Suppose each edge of $$K_6$$ is coloured either red or blue. Show that either there is a triangle whose edges are all red, or there is a triangle whose edges are all blue. That is, $$K_6$$ contains a copy of $$K_3$$ that has all of its edges of the same colour. For short, we say that $$K_6$$ contains a monochromatic triangle.

Solution

Choose some vertex $$v$$. Since the $$5$$ edges incident with $$v$$ are coloured with only two colours, the generalized Pigeonhole Principle implies that three of these edges are the same colour. For definiteness, let us say that three edges $$vu_1$$, $$vu_2$$, and $$vu_3$$ are all red.

Now, $$u_1$$, $$u_2$$, and $$u_3$$ are the vertices of a copy of $$K_3$$ that is inside $$K_6$$. If all three edges of this $$K_3$$ are blue, then we have our desired monochromatic triangle (namely, a blue triangle). So we may assume that one of the edges is red; say, $$u_1u_2$$ is red. Since the edges $$vu_1$$ and $$vu_2$$ are also red, we see that $$v$$, $$u_1$$, and $$u_2$$ are the vertices of a monochromatic triangle (namely, a red triangle).

Definition: Ramsey Number

Let $$k$$, $$\ell ∈ \mathbb{N}^+$$.

1) Suppose each edge of $$K_n$$ is coloured either red or blue. We say there is a red copy of $$K_k$$ if there exist $$k$$ vertices $$u_1, . . . , u_k$$, such that the edge $$u_iu_j$$ is red for all $$i$$ and $$j$$ (with $$i \neq j$$). Similarly, we say there is a blue copy of $$K_{\ell}$$ if there exist $$\ell$$ vertices $$v_1, . . . , v_{\ell}$$, such that the edge $$v_iv_j$$ is blue for all $$i$$ and $$j$$ (with $$i \neq j$$).

2) The Ramsey number $$R(k, \ell)$$ is the smallest number $$n$$, such that whenever each edge of $$K_n$$ is coloured either red or blue, there is always either a red copy of $$K_k$$, or a blue copy of $$K_{\ell}$$.

Example $$\PageIndex{2}$$

1) We have $$R(k, 1) = 1$$ for all $$k$$. This is because $$K_1$$ has no edges, so, for any colouring of any $$K_n$$, it is true (vacuously) that all of the edges of $$K_1$$ are blue.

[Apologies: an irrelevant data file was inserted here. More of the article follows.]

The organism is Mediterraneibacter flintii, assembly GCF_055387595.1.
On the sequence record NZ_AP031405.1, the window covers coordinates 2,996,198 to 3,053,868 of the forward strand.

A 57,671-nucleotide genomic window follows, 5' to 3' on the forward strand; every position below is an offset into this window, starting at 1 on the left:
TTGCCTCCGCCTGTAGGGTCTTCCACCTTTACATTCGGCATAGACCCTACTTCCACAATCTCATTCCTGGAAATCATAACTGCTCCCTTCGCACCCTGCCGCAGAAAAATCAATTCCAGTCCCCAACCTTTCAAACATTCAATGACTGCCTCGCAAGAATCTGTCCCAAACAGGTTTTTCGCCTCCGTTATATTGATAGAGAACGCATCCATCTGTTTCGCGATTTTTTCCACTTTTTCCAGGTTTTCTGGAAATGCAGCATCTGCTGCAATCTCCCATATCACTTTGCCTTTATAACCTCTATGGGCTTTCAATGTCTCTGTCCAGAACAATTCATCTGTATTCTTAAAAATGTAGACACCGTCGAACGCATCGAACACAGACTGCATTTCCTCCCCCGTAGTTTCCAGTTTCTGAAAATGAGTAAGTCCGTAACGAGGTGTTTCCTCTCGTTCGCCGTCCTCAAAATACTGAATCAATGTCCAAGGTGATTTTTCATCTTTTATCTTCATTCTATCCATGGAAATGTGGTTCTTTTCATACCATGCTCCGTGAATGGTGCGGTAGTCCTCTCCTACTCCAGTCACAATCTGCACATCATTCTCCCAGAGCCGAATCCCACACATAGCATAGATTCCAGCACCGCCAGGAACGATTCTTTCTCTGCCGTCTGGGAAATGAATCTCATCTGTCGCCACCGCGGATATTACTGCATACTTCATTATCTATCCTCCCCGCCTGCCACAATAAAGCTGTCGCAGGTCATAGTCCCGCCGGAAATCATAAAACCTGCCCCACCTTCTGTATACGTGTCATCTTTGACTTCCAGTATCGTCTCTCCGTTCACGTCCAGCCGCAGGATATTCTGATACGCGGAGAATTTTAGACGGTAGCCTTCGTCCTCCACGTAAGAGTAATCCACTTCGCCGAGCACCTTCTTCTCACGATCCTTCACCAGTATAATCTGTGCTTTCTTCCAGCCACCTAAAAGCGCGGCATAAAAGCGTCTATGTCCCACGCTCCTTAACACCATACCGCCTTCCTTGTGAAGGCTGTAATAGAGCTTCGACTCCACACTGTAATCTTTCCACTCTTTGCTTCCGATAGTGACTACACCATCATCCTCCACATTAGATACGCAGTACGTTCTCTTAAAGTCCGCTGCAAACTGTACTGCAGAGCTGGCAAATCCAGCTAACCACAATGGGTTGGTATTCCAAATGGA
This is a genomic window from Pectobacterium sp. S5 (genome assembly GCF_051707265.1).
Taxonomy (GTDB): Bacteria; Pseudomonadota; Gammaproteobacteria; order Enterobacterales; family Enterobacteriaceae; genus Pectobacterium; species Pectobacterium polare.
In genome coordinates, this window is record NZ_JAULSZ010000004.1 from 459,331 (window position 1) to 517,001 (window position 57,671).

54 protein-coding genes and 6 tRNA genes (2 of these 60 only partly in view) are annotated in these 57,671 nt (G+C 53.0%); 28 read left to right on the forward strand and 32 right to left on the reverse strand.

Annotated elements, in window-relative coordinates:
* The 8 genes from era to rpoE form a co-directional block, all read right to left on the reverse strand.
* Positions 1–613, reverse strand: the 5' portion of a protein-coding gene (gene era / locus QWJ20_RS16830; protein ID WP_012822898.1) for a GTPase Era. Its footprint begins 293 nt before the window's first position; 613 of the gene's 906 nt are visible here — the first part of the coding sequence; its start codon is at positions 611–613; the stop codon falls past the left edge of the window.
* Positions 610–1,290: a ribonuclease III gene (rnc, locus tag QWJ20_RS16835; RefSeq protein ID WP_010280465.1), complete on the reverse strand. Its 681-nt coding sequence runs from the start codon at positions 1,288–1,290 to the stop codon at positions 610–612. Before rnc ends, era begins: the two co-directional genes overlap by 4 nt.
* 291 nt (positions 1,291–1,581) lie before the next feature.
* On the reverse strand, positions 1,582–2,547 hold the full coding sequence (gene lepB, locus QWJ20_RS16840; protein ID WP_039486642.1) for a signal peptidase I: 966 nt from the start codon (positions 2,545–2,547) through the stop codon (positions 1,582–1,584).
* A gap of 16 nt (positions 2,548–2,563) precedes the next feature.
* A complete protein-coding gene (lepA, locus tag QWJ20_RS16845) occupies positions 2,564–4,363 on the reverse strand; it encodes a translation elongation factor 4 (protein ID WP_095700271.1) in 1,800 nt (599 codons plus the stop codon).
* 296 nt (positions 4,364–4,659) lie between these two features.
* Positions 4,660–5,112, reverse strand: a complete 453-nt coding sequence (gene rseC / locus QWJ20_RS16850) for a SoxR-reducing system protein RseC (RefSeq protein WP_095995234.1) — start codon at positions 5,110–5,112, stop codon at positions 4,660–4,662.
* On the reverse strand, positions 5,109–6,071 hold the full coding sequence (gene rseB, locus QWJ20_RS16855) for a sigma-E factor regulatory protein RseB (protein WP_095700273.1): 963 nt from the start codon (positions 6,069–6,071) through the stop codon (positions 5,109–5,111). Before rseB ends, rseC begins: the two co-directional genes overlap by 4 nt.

2) We have $$R(k, 2) = k$$ for all $$k$$. Namely, if some edge is blue, then there is a blue $$K_2$$, while if there are no blue edges, then the entire graph is a red $$K_k$$.

3) We have $$R(3, 3) = 6$$. To see this, note that Example 14.2.1 shows $$R(3, 3) ≤ 6$$, while the edge-colouring of $$K_5$$ at right has no monochromatic triangle (because the only monochromatic cycles are of length $$5$$), so $$R(3, 3) > 5$$.

4) We have $$R(k, \ell) = R(\ell, k)$$ for all $$k$$ and $$\ell$$. Namely, if every colouring of $$K_n$$ has either a red $$K_k$$ or a blue $$K_{\ell}$$, then we see that every colouring of $$K_n$$ must have either a red $$K_{\ell}$$ or a blue $$K_k$$, just by switching red and blue in the colouring.

5) If $$k ≤ k'$$ and $$\ell ≤ \ell'$$, then $$R(k, \ell) ≤ R(k' , \ell')$$. Namely, we have a colouring of $$K_n$$ that contains either a red $$K_{k'}$$ or a blue $$K_{\ell'}$$. Since $$k ≤ k'$$ and $$\ell ≤ \ell'$$, we know that any $$K_{k'}$$ contains a copy of $$K_k$$, and any $$K_{ \ell'}$$ contains a copy of $$K_{\ell}$$.

It is not at all obvious that $$R(k, \ell)$$ exists: theoretically, $$R(4, 4)$$ might not exist, because it might be possible to colour the edges of a very large $$K_n$$ in such a way that there is no monochromatic $$K_4$$. Fortunately, the following extension of the proof of Example 14.2.1 implies that $$R(k, \ell )$$ does exist for all $$k$$ and $$\ell$$. In fact, it provides a bound on how large $$R(k, \ell)$$ can be (see Exercise 14.2.1(3) below).

Proposition $$\PageIndex{1}$$

$$R(k, \ell) ≤ R(k − 1, \ell) + R(k, \ell − 1)$$ for all $$k$$, $$\ell ≥ 2$$

Proof

Let $$n = R(k − 1, \ell) + R(k, \ell − 1)$$, and suppose each edge of $$K_n$$ is coloured either red or blue. We wish to show there is either a red $$K_k$$ or a blue $$K_{ \ell}$$.

Choose some vertex $$v$$ of $$K_n$$. Then the number of edges incident with $$v$$ is

$n − 1 = R(k − 1, \ell) + R(k, \ell − 1) − 1 > (R(k − 1, \ell) − 1) + (R(k, \ell − 1) − 1),$

so the very generalized Pigeonhole Principle implies that either $$R(k − 1, \ell)$$ of these edges are red, or $$R(k, \ell − 1)$$ of these edges are blue.

For definiteness, let us assume that the edges $$vu_1, vu_2, . . . , vu_r$$ are all blue, where $$r = R(k, \ell − 1)$$. Now, $$u_1, u_2, . . . , u_r$$ are the vertices of a copy of $$K_r$$ that is inside $$K_n$$. Since $$r = R(k, \ell − 1)$$, we know that this $$K_r$$ contains either a red $$K_k$$ or a blue $$K_{\ell−1}$$.

If it contains a red $$K_k$$, then we have the desired red $$K_k$$. So we may assume $$u_1, . . . , u_{\ell−1}$$ are the vertices of a blue $$K_{\ell-1}$$. Since the edges $$vu_1, vu_2, . . . , vu_{\ell−1}$$ are also blue, we see that $$v, u_1, u_2, . . . , u_{\ell -1}$$ are the vertices of the desired blue $$K_{\ell}$$.

Exercise $$\PageIndex{1}$$

1) Show $$R(3, 4) > 6$$.